Tor.com content by

Ryan Van Loan

Beyond Excalibur: Swords as the Great Leveler in The Wheel of Time

Swords in fantasy are as old as time itself. From Gilgamesh and Enkidu slaying the demi-god Humbaba and the Bull of Heaven (spoiler: doesn’t end great for Enkidu as it turns out) to Susanno, a kami (a spirit possessing holy powers) who slays Yamata no Orochi, an 8-headed serpent (hiding a few swords within its coils) to Beowulf, swords have been there from the beginning. While some of those swords were named, in the Arthurian mythos we begin to see swords choosing their owners, and in that choice, granting “Chosen One” status upon them.

Tolkien really ate that up in his own works, with Narsil not content to be just the Sauron-killer, but waiting for Isildur’s heir to reforge it (bigger and brighter) as Anduril so Aragorn could be recognized as the King of Gondor. Tolkien, being the sometime (but not the ALL) father of fantasy, heralded in a golden era of magic swords. They often function as the blazing “Chosen One” symbol, from Gonturan choosing Harry in The Blue Sword to By the Sword by Mercedes Lackey and beyond.

The Wheel of Time has its own Chosen One (several, in fact) plucked from another fantasy favorite: prophecy. But swords serve a different function in the world Robert Jordan created: they are the Great Leveler. They don’t choose their owner (despite what Callandor would have you believe, that was about a sa’angreal not a sword), they don’t convey special powers, and they don’t make someone a badass the instant they touch the hilt of one of Jordan’s characteristic, long-hilted, single-edged, katana-like blades.

[Don’t believe me? Look no further than Mr. Dragon Reborn himself.]

The Magic of Travel and Exploring Fantasy Cultures

The first thing my parents taught me, more by accident than intention, was that travel gets into your blood. It’s a drug. It’s magic. I was born on the northern edge of Montana where on cold, clear nights you could glimpse the auroras stretching through the night sky, like psychedelic fingers clutching at the fabric of the universe. By the time I was four we’d already lived in a dozen places crossing multiple states and geographic regions. My earliest memories are divided between the American West and the azure beauty of the Caribbean, spending a year of my life on a small island off the coast of Puerto Rico, running along sunny, sandy beaches with my dog Chewie (short for Chewbacca of course), both of us pups still.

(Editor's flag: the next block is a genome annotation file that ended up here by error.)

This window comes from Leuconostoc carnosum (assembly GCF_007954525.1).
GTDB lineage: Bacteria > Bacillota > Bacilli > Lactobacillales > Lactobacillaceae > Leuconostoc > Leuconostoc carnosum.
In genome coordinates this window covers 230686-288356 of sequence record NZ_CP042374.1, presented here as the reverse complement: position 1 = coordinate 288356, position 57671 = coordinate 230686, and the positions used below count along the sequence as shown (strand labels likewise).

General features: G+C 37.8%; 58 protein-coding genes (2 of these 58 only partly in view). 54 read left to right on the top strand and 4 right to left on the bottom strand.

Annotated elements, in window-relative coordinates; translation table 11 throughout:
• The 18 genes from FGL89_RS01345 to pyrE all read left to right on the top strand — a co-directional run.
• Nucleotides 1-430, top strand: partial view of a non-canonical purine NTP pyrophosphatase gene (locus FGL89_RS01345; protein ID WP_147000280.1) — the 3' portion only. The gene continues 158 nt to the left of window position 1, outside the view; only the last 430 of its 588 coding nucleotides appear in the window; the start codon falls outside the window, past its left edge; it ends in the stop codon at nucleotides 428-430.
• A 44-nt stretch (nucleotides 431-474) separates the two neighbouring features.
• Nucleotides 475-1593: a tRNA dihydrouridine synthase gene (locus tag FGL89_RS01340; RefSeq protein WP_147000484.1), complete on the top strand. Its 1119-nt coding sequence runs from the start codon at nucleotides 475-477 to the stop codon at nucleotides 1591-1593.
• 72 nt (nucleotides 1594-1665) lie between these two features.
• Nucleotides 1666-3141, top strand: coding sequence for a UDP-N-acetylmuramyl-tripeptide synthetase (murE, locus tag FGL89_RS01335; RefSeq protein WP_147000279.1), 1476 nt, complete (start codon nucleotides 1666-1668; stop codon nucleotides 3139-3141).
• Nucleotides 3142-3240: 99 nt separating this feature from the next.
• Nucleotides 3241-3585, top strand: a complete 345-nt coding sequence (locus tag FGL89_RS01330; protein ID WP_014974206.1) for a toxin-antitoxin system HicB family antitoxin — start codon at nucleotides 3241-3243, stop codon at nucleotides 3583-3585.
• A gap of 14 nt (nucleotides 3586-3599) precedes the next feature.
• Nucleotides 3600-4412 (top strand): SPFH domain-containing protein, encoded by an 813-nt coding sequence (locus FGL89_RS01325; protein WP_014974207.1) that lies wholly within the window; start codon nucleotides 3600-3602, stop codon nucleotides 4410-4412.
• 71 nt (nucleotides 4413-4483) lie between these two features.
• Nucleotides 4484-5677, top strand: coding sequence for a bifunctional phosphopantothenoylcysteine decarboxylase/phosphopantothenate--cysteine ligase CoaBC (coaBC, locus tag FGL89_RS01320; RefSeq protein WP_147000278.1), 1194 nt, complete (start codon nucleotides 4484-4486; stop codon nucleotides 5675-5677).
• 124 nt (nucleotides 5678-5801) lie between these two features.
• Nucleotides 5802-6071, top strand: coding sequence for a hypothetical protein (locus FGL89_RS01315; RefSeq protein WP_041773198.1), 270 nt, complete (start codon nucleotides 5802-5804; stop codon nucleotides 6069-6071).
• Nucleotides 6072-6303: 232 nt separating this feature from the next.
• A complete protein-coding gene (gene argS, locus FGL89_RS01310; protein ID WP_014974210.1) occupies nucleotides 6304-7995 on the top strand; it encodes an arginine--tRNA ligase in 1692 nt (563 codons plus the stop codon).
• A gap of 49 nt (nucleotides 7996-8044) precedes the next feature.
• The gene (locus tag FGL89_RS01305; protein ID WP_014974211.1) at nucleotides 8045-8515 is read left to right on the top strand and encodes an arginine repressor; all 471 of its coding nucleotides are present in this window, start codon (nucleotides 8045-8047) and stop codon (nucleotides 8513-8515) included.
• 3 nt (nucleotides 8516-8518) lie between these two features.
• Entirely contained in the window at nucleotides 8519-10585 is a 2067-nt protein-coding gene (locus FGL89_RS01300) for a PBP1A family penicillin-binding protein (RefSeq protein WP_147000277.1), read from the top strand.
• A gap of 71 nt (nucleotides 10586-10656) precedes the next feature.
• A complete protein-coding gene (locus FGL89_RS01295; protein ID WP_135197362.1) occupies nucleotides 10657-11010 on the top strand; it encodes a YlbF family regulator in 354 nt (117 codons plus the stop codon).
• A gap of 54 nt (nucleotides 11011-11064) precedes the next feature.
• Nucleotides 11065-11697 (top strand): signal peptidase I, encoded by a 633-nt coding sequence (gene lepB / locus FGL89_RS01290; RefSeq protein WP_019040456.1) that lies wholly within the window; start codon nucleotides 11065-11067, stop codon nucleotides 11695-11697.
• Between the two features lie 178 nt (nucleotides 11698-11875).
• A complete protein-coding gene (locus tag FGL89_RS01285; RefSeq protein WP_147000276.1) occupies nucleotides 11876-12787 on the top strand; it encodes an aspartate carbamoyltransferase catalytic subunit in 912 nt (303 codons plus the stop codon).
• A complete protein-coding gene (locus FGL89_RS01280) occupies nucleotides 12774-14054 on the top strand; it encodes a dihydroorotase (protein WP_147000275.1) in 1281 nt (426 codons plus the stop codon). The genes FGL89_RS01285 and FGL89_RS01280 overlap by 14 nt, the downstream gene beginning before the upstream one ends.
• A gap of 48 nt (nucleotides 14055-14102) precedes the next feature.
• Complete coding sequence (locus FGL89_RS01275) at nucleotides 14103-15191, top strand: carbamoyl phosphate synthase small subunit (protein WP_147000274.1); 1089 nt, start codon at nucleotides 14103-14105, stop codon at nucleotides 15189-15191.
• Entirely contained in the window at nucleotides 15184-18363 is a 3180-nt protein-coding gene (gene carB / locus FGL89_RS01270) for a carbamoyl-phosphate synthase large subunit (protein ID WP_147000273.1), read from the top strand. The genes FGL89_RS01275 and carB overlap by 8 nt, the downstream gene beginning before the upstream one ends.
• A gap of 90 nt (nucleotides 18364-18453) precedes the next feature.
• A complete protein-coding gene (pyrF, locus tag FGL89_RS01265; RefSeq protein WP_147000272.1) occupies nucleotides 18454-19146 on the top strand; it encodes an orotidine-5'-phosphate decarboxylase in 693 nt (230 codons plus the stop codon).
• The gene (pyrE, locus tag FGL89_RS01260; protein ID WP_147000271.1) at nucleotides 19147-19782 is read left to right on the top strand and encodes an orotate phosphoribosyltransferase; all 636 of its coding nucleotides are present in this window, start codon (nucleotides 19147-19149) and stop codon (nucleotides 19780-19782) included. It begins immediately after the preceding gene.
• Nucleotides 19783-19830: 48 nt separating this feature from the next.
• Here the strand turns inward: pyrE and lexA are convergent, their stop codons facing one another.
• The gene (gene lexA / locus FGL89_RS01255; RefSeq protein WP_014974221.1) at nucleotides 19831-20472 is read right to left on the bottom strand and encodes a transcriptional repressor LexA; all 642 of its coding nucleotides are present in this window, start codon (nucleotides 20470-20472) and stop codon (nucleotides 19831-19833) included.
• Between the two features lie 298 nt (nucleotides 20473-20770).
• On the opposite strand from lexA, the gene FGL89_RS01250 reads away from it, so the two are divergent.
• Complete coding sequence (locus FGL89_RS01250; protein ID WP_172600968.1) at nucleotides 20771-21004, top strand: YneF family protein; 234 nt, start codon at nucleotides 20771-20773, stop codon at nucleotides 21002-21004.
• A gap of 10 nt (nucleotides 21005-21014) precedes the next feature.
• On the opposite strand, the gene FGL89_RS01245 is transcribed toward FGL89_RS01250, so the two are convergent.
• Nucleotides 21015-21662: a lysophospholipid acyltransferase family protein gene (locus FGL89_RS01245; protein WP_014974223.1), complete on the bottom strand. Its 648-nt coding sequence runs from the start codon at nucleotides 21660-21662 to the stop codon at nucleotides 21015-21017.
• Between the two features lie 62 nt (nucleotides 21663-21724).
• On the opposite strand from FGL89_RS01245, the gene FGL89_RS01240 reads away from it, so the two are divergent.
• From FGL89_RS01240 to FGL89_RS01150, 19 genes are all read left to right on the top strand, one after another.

A few decades, over a dozen countries, and several continents into this journey, worshiping at the Church of Bourdain (who made me and many, many others believe that traveling across this beautiful planet was not only possible, but required), and I’m still chasing that feeling of sitting in a bar overlooking a never-before-seen view, the smells of the kitchen wafting over me along with the soft buzz of languages I don’t understand. It’s that shot of simultaneous contentment and exhilaration that comes from new soil beneath my feet, fascinating unexplored architecture, the ebb and flow of conversation in the local dialect. In the air and in a word: culture.

The second lesson my parents taught me, again more by accident than anything else, was that books are constructed of the same magic that travel is imbued with.

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Explore the Maps of Ryan Van Loan’s The Sin in the Steel!

Science fiction and fantasy and maps go together like peanut butter and jelly (or peanut butter and bananas which I much prefer). I fell in love with maps in science fiction and fantasy books from page one and while I can’t remember which was my first, it was probably through C. S. Lewis’s Chronicles of Narnia or Brian Jacques’ Martin the Warrior? I know maps aren’t for everyone, while for others too much is never enough—but I’ve always enjoyed opening a book to the maps page, seeing this new, foreign (to me) world that I was about to explore and then, later, going back and seeing where our intrepid cast had gone.

[As a writer, maps perform another function…]

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